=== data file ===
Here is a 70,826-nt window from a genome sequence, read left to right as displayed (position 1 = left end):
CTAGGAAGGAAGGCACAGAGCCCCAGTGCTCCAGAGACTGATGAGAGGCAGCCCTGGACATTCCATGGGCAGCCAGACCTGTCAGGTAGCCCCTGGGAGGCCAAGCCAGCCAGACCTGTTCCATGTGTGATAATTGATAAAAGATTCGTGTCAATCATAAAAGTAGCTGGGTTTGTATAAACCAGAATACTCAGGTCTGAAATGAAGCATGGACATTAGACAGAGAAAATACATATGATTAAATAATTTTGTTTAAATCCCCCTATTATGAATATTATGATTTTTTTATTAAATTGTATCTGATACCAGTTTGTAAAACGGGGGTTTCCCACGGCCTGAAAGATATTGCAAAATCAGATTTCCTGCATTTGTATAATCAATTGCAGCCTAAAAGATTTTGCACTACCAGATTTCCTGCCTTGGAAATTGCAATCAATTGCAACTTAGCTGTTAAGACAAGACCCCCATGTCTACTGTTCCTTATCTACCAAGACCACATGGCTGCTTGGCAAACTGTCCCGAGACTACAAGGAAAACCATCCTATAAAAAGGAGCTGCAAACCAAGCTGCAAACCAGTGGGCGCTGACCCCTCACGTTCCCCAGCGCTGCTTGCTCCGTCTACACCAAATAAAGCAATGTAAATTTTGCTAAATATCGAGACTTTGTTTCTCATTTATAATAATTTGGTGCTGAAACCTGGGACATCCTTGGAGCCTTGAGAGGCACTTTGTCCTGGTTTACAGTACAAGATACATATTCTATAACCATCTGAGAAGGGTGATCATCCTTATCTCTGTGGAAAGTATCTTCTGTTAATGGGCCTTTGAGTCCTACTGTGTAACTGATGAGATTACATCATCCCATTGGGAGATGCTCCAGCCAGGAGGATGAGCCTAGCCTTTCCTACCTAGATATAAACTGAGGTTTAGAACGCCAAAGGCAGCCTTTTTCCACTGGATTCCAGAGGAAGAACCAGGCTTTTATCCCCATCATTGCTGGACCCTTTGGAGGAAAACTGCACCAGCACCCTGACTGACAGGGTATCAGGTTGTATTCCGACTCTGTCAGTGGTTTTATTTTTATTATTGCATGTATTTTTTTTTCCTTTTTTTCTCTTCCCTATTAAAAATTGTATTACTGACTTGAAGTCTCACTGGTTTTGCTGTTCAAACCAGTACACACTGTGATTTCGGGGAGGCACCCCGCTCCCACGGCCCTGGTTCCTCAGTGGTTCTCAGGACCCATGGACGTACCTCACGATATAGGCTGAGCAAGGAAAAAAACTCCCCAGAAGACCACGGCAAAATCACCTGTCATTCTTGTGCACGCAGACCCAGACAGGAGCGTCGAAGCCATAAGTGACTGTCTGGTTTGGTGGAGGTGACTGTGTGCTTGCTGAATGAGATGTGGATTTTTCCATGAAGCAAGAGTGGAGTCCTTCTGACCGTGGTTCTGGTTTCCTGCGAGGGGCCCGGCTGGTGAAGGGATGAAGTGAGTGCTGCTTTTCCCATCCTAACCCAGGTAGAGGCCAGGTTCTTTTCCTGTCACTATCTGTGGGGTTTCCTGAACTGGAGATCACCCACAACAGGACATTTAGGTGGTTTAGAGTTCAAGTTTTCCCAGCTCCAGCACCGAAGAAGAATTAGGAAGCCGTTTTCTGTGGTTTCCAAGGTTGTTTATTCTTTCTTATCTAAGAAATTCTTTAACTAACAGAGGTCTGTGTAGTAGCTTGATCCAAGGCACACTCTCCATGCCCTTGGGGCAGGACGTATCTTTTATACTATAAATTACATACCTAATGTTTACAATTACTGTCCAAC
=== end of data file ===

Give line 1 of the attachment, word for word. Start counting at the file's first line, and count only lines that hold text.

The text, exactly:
Here is a 70,826-nt window from a genome sequence, read left to right as displayed (position 1 = left end):